When the opportunity presented itself to pen a graphic novel about famed writer and abolitionist Frederick Douglass, David F. Walker jumped at the chance.
Walker, having written some of the most prominent fictional black characters in comics, including Shaft, Luke Cage and Cyborg, saw the chance to break into historical nonfiction. And as a history buff, it was an opportunity to reconnect with a piece of U.S. history that he felt would give him his most rewarding published work.
“Frederick Douglass: A Graphic Narrative of a Slave’s Journey from Bondage to Freedom,” written by Walker, illustrated by Damon Smyth and Marissa Louise and published by Ten Speed Press, arrived in book stores this month. Walker dove into every piece of work on Douglass that he could during his yearlong research.
“To me, Frederick Douglass, he’s sort of the quintessential American,” Walker said. “His story speaks to the American experience because the American experience is so directly tied to slavery — the fight against slavery and the ideology that allowed it to exist, the ideology that led to the Civil War, the ideology that contributed to the failure of Reconstruction.”
After being born into slavery in Maryland in the 1800s, Douglass escaped and went on to become one of the most respected minds of the 19th century for his spoken and written work. Walker relived this black history journey by writing the tale from the first-person perspective of Douglass. “I wish that more people would sort of look toward history for inspiration and for strength because at the end of the day, Superman doesn’t show up and save the day in real life,” Walker said.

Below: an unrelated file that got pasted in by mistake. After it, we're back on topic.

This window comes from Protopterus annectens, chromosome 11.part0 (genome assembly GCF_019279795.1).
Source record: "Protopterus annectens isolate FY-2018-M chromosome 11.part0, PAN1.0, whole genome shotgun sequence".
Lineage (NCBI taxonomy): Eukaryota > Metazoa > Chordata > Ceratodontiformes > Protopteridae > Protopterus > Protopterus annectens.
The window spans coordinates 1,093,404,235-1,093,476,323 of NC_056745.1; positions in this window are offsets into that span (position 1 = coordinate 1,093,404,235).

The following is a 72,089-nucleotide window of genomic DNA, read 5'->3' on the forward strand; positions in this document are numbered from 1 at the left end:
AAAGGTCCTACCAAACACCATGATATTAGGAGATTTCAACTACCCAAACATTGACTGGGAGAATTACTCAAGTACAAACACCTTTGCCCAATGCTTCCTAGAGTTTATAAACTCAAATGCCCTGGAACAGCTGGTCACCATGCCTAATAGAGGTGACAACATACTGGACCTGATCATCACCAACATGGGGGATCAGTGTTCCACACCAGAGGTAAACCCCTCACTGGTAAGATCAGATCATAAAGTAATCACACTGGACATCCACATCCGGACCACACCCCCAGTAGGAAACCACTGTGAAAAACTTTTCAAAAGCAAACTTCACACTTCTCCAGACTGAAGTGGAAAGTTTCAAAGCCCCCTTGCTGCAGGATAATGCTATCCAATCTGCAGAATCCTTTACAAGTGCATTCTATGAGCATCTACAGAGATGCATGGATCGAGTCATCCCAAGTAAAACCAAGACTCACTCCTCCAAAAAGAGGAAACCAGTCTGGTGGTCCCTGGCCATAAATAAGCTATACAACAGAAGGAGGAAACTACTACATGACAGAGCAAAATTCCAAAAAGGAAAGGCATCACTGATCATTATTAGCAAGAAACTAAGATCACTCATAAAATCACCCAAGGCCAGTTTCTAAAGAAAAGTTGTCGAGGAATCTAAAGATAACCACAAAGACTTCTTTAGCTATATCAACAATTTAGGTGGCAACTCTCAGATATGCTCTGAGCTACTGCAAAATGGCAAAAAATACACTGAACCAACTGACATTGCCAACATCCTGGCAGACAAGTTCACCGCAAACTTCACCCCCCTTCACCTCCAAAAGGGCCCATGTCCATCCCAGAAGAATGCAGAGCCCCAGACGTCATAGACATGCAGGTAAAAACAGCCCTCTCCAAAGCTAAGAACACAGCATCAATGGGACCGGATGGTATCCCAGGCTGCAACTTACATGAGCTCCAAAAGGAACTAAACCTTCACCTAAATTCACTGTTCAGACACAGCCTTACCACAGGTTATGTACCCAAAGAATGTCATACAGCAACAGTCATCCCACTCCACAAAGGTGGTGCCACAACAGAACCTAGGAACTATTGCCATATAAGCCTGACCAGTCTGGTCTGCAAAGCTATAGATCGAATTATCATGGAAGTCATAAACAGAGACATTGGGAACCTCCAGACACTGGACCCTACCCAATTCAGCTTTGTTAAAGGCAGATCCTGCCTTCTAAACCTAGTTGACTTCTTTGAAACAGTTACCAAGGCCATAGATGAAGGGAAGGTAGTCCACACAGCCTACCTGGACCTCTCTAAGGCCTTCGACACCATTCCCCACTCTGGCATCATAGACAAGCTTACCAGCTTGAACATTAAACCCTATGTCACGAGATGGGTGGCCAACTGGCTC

He was also inspired by his artistic collaborator Smyth, with whom he had worked on “Where We Live,” an anthology from Image Comics that benefited survivors of the Las Vegas mass shooting in 2017. Like Walker, Smyth is biracial: Both are the sons of a black father and a white mother. When they met at coffee shops for hourslong meetings to go over the graphic novel, they talked frequently about the likelihood that Douglass was a biracial black man, as well (probably the son of one of his family’s slave owners).
The more Walker and Smyth talked, the more Walker realized Smyth, too, was a survivor, just like Douglass. Smyth, 27, was arrested for robbery as a teenager in Portland, Ore., where Walker also resides, and served three years in prison starting at age 16.
During the eight months he spent illustrating pages, Smyth was shocked to see that the day he went away to jail, Feb. 20, was the anniversary of the death of Douglass. He felt a connection, and is proud that he’s been able to create a second chance for himself through his art. “I got very deep into the script,” Smyth said. “I found a lot of similarities between him and I.”
For Walker, stepping away from the world of superheroes, if only briefly, was eye-opening. “This isn’t to take away from any of the fictional characters I’ve written, because they’re all near and dear to my heart,” he said. “But this is something that was so much more rewarding for me, and it has it signaled a new direction in my career.”